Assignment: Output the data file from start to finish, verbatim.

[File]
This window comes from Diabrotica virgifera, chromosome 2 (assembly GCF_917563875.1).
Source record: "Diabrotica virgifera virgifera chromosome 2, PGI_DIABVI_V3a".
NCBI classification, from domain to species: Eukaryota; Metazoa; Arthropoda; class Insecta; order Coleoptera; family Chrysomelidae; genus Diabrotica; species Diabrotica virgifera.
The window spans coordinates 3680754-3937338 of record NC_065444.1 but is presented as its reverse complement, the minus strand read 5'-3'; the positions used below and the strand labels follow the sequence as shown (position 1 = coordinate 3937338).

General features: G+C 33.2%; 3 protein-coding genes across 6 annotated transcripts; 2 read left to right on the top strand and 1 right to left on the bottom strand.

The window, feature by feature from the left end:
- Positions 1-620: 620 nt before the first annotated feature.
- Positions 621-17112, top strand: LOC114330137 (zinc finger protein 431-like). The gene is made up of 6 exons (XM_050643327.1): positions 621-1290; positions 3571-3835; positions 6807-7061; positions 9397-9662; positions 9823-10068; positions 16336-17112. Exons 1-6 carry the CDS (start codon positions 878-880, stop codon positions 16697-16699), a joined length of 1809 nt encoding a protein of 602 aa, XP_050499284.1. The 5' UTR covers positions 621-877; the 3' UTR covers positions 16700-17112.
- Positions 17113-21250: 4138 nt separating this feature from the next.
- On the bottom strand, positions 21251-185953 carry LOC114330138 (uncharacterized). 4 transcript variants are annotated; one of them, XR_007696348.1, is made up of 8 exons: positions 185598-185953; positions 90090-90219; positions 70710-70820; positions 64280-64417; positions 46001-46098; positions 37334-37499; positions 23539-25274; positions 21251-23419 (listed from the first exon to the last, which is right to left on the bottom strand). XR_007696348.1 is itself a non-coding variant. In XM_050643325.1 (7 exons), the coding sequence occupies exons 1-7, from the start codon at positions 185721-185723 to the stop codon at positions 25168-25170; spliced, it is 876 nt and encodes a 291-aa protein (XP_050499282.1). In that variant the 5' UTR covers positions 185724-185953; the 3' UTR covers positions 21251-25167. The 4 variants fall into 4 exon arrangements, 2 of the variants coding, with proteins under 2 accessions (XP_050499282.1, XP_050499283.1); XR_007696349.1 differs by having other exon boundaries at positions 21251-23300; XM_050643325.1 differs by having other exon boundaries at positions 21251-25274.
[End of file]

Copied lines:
This window comes from Diabrotica virgifera, chromosome 2 (assembly GCF_917563875.1).
Source record: "Diabrotica virgifera virgifera chromosome 2, PGI_DIABVI_V3a".
NCBI classification, from domain to species: Eukaryota; Metazoa; Arthropoda; class Insecta; order Coleoptera; family Chrysomelidae; genus Diabrotica; species Diabrotica virgifera.
The window spans coordinates 3680754-3937338 of record NC_065444.1 but is presented as its reverse complement, the minus strand read 5'-3'; the positions used below and the strand labels follow the sequence as shown (position 1 = coordinate 3937338).

General features: G+C 33.2%; 3 protein-coding genes across 6 annotated transcripts; 2 read left to right on the top strand and 1 right to left on the bottom strand.

The window, feature by feature from the left end:
- Positions 1-620: 620 nt before the first annotated feature.
- Positions 621-17112, top strand: LOC114330137 (zinc finger protein 431-like). The gene is made up of 6 exons (XM_050643327.1): positions 621-1290; positions 3571-3835; positions 6807-7061; positions 9397-9662; positions 9823-10068; positions 16336-17112. Exons 1-6 carry the CDS (start codon positions 878-880, stop codon positions 16697-16699), a joined length of 1809 nt encoding a protein of 602 aa, XP_050499284.1. The 5' UTR covers positions 621-877; the 3' UTR covers positions 16700-17112.
- Positions 17113-21250: 4138 nt separating this feature from the next.
- On the bottom strand, positions 21251-185953 carry LOC114330138 (uncharacterized). 4 transcript variants are annotated; one of them, XR_007696348.1, is made up of 8 exons: positions 185598-185953; positions 90090-90219; positions 70710-70820; positions 64280-64417; positions 46001-46098; positions 37334-37499; positions 23539-25274; positions 21251-23419 (listed from the first exon to the last, which is right to left on the bottom strand). XR_007696348.1 is itself a non-coding variant. In XM_050643325.1 (7 exons), the coding sequence occupies exons 1-7, from the start codon at positions 185721-185723 to the stop codon at positions 25168-25170; spliced, it is 876 nt and encodes a 291-aa protein (XP_050499282.1). In that variant the 5' UTR covers positions 185724-185953; the 3' UTR covers positions 21251-25167. The 4 variants fall into 4 exon arrangements, 2 of the variants coding, with proteins under 2 accessions (XP_050499282.1, XP_050499283.1); XR_007696349.1 differs by having other exon boundaries at positions 21251-23300; XM_050643325.1 differs by having other exon boundaries at positions 21251-25274.